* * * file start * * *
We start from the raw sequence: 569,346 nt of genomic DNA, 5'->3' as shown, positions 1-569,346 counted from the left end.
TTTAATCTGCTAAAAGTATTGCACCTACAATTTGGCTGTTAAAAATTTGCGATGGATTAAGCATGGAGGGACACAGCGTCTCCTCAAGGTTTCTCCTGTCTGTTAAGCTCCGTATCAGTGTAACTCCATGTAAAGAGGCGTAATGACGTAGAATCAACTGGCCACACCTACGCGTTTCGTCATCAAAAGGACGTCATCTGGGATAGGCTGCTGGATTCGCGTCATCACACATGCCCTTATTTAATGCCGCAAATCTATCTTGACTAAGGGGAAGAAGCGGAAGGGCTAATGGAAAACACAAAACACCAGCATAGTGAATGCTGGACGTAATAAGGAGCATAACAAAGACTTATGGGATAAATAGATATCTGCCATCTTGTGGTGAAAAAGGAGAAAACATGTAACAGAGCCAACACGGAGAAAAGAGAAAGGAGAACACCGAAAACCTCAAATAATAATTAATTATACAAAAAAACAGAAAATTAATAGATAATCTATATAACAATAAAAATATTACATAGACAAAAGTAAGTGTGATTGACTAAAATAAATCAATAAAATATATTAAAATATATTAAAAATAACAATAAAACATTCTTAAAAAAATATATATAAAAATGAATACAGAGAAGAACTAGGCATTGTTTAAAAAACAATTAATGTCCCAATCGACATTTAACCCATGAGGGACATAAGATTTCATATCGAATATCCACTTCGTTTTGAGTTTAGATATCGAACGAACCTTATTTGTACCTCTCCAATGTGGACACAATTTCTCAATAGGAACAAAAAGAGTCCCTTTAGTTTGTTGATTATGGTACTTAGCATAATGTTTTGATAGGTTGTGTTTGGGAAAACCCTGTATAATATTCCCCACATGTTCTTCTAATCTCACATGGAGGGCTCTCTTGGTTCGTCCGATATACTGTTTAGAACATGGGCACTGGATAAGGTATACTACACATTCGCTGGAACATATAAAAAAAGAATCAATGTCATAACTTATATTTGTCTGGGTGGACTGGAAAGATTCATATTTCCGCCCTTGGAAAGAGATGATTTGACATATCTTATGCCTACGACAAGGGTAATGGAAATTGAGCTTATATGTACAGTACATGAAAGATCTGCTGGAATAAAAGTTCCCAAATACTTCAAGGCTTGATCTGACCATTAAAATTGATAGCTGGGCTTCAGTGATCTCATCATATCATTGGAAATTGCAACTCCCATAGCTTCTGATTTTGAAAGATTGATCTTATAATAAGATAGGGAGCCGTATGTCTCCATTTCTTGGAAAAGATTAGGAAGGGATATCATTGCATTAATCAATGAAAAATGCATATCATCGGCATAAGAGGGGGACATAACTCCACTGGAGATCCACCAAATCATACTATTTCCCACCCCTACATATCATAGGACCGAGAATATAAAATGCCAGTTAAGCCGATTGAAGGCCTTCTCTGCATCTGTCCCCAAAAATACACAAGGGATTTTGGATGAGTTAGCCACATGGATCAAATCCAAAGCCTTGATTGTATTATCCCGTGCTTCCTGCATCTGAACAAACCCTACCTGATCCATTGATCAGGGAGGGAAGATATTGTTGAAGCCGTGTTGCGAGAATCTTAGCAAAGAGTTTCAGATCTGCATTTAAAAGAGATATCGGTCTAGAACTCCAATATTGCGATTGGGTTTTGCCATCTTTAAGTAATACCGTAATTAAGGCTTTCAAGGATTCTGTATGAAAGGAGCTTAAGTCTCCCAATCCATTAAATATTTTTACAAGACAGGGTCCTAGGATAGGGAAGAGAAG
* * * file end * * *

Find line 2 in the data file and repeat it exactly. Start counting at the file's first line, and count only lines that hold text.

TTTAATCTGCTAAAAGTATTGCACCTACAATTTGGCTGTTAAAAATTTGCGATGGATTAAGCATGGAGGGACACAGCGTCTCCTCAAGGTTTCTCCTGTCTGTTAAGCTCCGTATCAGTGTAACTCCATGTAAAGAGGCGTAATGACGTAGAATCAACTGGCCACACCTACGCGTTTCGTCATCAAAAGGACGTCATCTGGGATAGGCTGCTGGATTCGCGTCATCACACATGCCCTTATTTAATGCCGCAAATCTATCTTGACTAAGGGGAAGAAGCGGAAGGGCTAATGGAAAACACAAAACACCAGCATAGTGAATGCTGGACGTAATAAGGAGCATAACAAAGACTTATGGGATAAATAGATATCTGCCATCTTGTGGTGAAAAAGGAGAAAACATGTAACAGAGCCAACACGGAGAAAAGAGAAAGGAGAACACCGAAAACCTCAAATAATAATTAATTATACAAAAAAACAGAAAATTAATAGATAATCTATATAACAATAAAAATATTACATAGACAAAAGTAAGTGTGATTGACTAAAATAAATCAATAAAATATATTAAAATATATTAAAAATAACAATAAAACATTCTTAAAAAAATATATATAAAAATGAATACAGAGAAGAACTAGGCATTGTTTAAAAAACAATTAATGTCCCAATCGACATTTAACCCATGAGGGACATAAGATTTCATATCGAATATCCACTTCGTTTTGAGTTTAGATATCGAACGAACCTTATTTGTACCTCTCCAATGTGGACACAATTTCTCAATAGGAACAAAAAGAGTCCCTTTAGTTTGTTGATTATGGTACTTAGCATAATGTTTTGATAGGTTGTGTTTGGGAAAACCCTGTATAATATTCCCCACATGTTCTTCTAATCTCACATGGAGGGCTCTCTTGGTTCGTCCGATATACTGTTTAGAACATGGGCACTGGATAAGGTATACTACACATTCGCTGGAACATATAAAAAAAGAATCAATGTCATAACTTATATTTGTCTGGGTGGACTGGAAAGATTCATATTTCCGCCCTTGGAAAGAGATGATTTGACATATCTTATGCCTACGACAAGGGTAATGGAAATTGAGCTTATATGTACAGTACATGAAAGATCTGCTGGAATAAAAGTTCCCAAATACTTCAAGGCTTGATCTGACCATTAAAATTGATAGCTGGGCTTCAGTGATCTCATCATATCATTGGAAATTGCAACTCCCATAGCTTCTGATTTTGAAAGATTGATCTTATAATAAGATAGGGAGCCGTATGTCTCCATTTCTTGGAAAAGATTAGGAAGGGATATCATTGCATTAATCAATGAAAAATGCATATCATCGGCATAAGAGGGGGACATAACTCCACTGGAGATCCACCAAATCATACTATTTCCCACCCCTACATATCATAGGACCGAGAATATAAAATGCCAGTTAAGCCGATTGAAGGCCTTCTCTGCATCTGTCCCCAAAAATACACAAGGGATTTTGGATGAGTTAGCCACATGGATCAAATCCAAAGCCTTGATTGTATTATCCCGTGCTTCCTGCATCTGAACAAACCCTACCTGATCCATTGATCAGGGAGGGAAGATATTGTTGAAGCCGTGTTGCGAGAATCTTAGCAAAGAGTTTCAGATCTGCATTTAAAAGAGATATCGGTCTAGAACTCCAATATTGCGATTGGGTTTTGCCATCTTTAAGTAATACCGTAATTAAGGCTTTCAAGGATTCTGTATGAAAGGAGCTTAAGTCTCCCAATCCATTAAATATTTTTACAAGACAGGGTCCTAGGATAGGGAAGAGAAG